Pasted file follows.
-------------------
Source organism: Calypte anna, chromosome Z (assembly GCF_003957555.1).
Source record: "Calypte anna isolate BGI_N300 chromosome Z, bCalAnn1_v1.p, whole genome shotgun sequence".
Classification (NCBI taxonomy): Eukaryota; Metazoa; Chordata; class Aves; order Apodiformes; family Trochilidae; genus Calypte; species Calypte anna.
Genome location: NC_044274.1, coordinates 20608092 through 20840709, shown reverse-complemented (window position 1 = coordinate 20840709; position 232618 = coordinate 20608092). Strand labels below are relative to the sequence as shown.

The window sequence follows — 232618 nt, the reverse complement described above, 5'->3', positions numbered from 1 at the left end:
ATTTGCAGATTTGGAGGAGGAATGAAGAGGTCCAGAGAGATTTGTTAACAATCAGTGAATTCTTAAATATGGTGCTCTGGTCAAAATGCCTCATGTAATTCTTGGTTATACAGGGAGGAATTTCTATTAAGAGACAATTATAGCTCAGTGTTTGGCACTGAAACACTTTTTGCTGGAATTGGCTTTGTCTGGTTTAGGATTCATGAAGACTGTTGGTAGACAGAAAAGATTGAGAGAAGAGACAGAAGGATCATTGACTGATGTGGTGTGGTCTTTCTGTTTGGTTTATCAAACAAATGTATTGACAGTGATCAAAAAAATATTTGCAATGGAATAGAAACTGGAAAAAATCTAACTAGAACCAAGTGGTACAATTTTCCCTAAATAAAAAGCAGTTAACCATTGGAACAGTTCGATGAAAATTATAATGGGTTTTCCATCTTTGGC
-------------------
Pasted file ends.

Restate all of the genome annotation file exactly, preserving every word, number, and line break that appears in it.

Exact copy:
Source organism: Calypte anna, chromosome Z (assembly GCF_003957555.1).
Source record: "Calypte anna isolate BGI_N300 chromosome Z, bCalAnn1_v1.p, whole genome shotgun sequence".
Classification (NCBI taxonomy): Eukaryota; Metazoa; Chordata; class Aves; order Apodiformes; family Trochilidae; genus Calypte; species Calypte anna.
Genome location: NC_044274.1, coordinates 20608092 through 20840709, shown reverse-complemented (window position 1 = coordinate 20840709; position 232618 = coordinate 20608092). Strand labels below are relative to the sequence as shown.

The window sequence follows — 232618 nt, the reverse complement described above, 5'->3', positions numbered from 1 at the left end:
ATTTGCAGATTTGGAGGAGGAATGAAGAGGTCCAGAGAGATTTGTTAACAATCAGTGAATTCTTAAATATGGTGCTCTGGTCAAAATGCCTCATGTAATTCTTGGTTATACAGGGAGGAATTTCTATTAAGAGACAATTATAGCTCAGTGTTTGGCACTGAAACACTTTTTGCTGGAATTGGCTTTGTCTGGTTTAGGATTCATGAAGACTGTTGGTAGACAGAAAAGATTGAGAGAAGAGACAGAAGGATCATTGACTGATGTGGTGTGGTCTTTCTGTTTGGTTTATCAAACAAATGTATTGACAGTGATCAAAAAAATATTTGCAATGGAATAGAAACTGGAAAAAATCTAACTAGAACCAAGTGGTACAATTTTCCCTAAATAAAAAGCAGTTAACCATTGGAACAGTTCGATGAAAATTATAATGGGTTTTCCATCTTTGGC